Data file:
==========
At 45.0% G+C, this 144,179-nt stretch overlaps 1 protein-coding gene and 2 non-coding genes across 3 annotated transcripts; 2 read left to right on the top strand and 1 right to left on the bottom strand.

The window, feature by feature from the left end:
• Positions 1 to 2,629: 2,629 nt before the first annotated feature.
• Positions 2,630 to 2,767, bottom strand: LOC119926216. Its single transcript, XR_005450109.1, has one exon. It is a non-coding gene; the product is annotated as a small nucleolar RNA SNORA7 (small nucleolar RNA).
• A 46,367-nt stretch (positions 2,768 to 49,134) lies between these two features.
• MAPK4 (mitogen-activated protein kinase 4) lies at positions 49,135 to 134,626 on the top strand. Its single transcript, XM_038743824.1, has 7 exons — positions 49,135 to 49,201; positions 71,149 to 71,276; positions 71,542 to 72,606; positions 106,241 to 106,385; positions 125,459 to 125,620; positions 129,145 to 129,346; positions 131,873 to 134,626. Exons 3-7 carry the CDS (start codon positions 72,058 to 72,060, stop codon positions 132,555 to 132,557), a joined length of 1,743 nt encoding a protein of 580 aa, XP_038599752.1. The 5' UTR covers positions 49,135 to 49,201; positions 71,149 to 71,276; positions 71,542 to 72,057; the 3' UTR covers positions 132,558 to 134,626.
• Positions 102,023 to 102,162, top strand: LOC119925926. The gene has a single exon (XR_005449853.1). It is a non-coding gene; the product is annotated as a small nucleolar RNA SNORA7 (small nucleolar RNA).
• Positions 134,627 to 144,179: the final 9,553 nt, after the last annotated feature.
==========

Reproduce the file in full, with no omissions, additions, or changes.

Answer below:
At 45.0% G+C, this 144,179-nt stretch overlaps 1 protein-coding gene and 2 non-coding genes across 3 annotated transcripts; 2 read left to right on the top strand and 1 right to left on the bottom strand.

The window, feature by feature from the left end:
• Positions 1 to 2,629: 2,629 nt before the first annotated feature.
• Positions 2,630 to 2,767, bottom strand: LOC119926216. Its single transcript, XR_005450109.1, has one exon. It is a non-coding gene; the product is annotated as a small nucleolar RNA SNORA7 (small nucleolar RNA).
• A 46,367-nt stretch (positions 2,768 to 49,134) lies between these two features.
• MAPK4 (mitogen-activated protein kinase 4) lies at positions 49,135 to 134,626 on the top strand. Its single transcript, XM_038743824.1, has 7 exons — positions 49,135 to 49,201; positions 71,149 to 71,276; positions 71,542 to 72,606; positions 106,241 to 106,385; positions 125,459 to 125,620; positions 129,145 to 129,346; positions 131,873 to 134,626. Exons 3-7 carry the CDS (start codon positions 72,058 to 72,060, stop codon positions 132,555 to 132,557), a joined length of 1,743 nt encoding a protein of 580 aa, XP_038599752.1. The 5' UTR covers positions 49,135 to 49,201; positions 71,149 to 71,276; positions 71,542 to 72,057; the 3' UTR covers positions 132,558 to 134,626.
• Positions 102,023 to 102,162, top strand: LOC119925926. The gene has a single exon (XR_005449853.1). It is a non-coding gene; the product is annotated as a small nucleolar RNA SNORA7 (small nucleolar RNA).
• Positions 134,627 to 144,179: the final 9,553 nt, after the last annotated feature.